What is going on is that Perl will not complain if it has already compiled the fact that you have subroutines when you hit the bareword. Since strict creates a compile time complaint, it will fail without ever paying any attention to require or eval. (Unless, of course they are in a BEGIN block.)

        This actually gets at some important points. The same behaviour that you see with strict comes up again with prototypes. Here is the underlying cause.

        When perl (not a typo, the language is Perl, the interpreter is perl) sees your script it fundamentally has 2 different things that it does. The first is it compiles code to an internal representation, the second is that it runs that internal representation. These take place in separate passes. However some things will cause it to switch from one to the other.

        While compiling if Perl sees certain things, for instance a complete BEGIN block or use, it will switch out of compiling your script to go do something else and then return to your script when it is done that. Conversely while running if your program encounters other things, for instance require and eval, it may have to go back to compiling more code.

        Now the (obvious) rule is that at no point can you take into account code that you have not (yet) compiled. By the time your main script gets around to running, most stuff has compiled, and it just works. But if the code affects compilation in some way (eg telling Perl that a sub really exists, or declaring a prototype for a subroutine) then it cannot take effect until *after* Perl has seen that text.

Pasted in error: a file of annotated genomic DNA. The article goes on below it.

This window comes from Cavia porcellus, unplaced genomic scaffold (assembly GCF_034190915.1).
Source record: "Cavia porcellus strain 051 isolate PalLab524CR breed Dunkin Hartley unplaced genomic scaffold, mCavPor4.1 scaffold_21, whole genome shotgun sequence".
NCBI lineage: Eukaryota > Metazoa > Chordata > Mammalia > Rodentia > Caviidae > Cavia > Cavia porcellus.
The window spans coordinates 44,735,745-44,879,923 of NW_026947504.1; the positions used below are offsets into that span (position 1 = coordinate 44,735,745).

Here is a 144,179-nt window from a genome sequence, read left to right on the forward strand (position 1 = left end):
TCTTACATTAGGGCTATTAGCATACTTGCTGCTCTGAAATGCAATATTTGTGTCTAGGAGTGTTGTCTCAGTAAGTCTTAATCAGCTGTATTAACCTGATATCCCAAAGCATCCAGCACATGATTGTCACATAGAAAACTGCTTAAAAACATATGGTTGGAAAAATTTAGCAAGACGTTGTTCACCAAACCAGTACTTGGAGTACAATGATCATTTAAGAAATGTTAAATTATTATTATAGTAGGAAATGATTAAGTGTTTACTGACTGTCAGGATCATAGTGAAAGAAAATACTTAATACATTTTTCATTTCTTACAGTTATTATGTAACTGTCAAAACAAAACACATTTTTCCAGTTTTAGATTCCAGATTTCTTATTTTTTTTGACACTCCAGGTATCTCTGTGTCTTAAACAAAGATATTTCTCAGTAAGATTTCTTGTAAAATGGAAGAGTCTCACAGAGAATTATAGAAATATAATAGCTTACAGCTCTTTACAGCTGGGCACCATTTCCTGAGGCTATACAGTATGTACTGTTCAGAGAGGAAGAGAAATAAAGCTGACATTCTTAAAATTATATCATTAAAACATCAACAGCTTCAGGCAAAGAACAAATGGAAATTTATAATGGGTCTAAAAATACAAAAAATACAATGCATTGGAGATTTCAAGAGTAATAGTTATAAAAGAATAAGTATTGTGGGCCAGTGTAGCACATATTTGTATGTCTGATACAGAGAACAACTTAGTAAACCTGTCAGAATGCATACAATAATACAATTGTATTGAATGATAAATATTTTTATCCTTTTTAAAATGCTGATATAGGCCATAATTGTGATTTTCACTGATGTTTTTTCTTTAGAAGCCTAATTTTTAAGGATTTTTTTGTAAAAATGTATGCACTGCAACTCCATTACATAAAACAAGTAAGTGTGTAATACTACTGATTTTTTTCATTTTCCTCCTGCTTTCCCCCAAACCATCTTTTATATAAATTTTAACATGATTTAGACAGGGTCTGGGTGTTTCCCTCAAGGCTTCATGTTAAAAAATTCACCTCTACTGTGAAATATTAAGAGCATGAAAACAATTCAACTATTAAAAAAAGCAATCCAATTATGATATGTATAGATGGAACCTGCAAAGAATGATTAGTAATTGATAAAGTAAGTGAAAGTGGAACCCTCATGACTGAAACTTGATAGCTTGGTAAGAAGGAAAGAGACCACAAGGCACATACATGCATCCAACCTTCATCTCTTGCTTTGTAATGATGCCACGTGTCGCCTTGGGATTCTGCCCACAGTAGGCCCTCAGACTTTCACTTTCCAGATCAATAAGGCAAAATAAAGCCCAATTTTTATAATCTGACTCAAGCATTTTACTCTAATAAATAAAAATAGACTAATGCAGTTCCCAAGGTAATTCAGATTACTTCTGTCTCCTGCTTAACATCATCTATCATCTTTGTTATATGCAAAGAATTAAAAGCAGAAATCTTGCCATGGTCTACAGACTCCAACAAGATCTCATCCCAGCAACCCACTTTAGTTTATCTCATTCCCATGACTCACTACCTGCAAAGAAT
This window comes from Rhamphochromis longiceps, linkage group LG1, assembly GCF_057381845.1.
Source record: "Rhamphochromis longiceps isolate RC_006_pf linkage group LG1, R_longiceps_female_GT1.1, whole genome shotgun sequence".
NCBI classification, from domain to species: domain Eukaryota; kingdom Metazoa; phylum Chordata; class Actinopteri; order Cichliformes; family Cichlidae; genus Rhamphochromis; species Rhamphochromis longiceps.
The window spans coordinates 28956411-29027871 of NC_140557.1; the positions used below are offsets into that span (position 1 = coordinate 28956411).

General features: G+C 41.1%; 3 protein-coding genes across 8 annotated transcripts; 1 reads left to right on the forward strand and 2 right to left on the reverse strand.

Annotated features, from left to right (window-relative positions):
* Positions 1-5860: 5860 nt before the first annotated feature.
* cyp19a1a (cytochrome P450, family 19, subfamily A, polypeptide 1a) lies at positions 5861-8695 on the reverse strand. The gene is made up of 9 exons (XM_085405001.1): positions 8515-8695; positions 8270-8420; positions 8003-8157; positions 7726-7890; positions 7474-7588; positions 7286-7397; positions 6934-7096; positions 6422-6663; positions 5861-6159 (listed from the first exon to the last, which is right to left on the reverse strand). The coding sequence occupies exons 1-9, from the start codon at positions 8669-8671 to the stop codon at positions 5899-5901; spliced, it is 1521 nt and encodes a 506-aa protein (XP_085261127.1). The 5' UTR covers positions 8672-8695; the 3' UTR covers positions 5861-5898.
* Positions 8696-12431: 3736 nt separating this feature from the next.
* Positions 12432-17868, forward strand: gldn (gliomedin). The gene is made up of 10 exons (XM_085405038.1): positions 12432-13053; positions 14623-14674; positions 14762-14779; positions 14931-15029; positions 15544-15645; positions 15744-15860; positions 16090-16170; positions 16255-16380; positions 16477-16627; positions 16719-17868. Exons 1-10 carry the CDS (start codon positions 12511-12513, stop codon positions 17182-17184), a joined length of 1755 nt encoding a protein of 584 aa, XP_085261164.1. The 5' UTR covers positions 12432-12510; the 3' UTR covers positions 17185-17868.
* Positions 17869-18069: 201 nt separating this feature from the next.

Does that make sense?

      hi ovid, guys, basically my problem with this is that if $afile only is defined, it proccess the following subroutines, but if i have $afile, $bfile defined it does not proccess $bfile. i am not sure if it is the code. thanks again.
        It sounds to me like you want this, but i'm not really sure?
        if( (defined $afile) && !(defined $bfile) ) { &parse_recent; &parse_monthly; &parse_new; &create_temp_a; &copy_new_to_recent; &copy_recent_to_monthly; &remove_excess; &done; } elsif( (defined $bfile) && !(defined $afile) ) { &parse_recent; &parse_monthly; &parse_new; &create_temp_a; &copy_new_to_recent; &copy_recent_to_monthly; &remove_excess; &done; }
        |_____¸.·ooO--(> cRaZy is co01. <)--Ooo·.¸_____|
        if i have $afile, $bfile defined it does not proccess $bfile

        damian: we don't have enough information here to tell you what's going on. On the surface, your code should work. Are you getting any error messages or is your code silently going along and doing stuff without complaining? If you're not getting error messages, I suggest four courses of action:

        1. Go over your subs and see if your setting any global vars that you use as conditionals. If so, the next time you encounter them, your subs may see them and not execute desired code.
        2. Read Using the Perl Debugger and try it out on your code. It's a bit more work up front, but I guarantee that the debugger will become one your best friends in the future.
        3. Verify the you are checking the return codes whenever you open or close a file. For example: open FILE, $file or die "Can't open $file: $!\n". That $! will hold your error code. If you don't check the return codes, you will have no idea whether or not your file manipulations worked.
        4. And for last, here's my guess as to your problem: I suspect for your code that if $bfile is defined that your sub such as &parse_recent and &parse_monthly are supposed to act on $bfile. However, it's not clear from your code how you are passing the appropriate file to the subs. Are they just acting on $afile all the time?
        Hope this helps.


(crazyinsomniac) Re: is this correct?
by crazyinsomniac (Prior) on Aug 10, 2000 at 08:22 UTC
    It will execute the subroutines if those variables are defined.
      What kind of trouble are you having?
    |_____¸.·ooO--(> cRaZy is co01. <)--Ooo·.¸_____|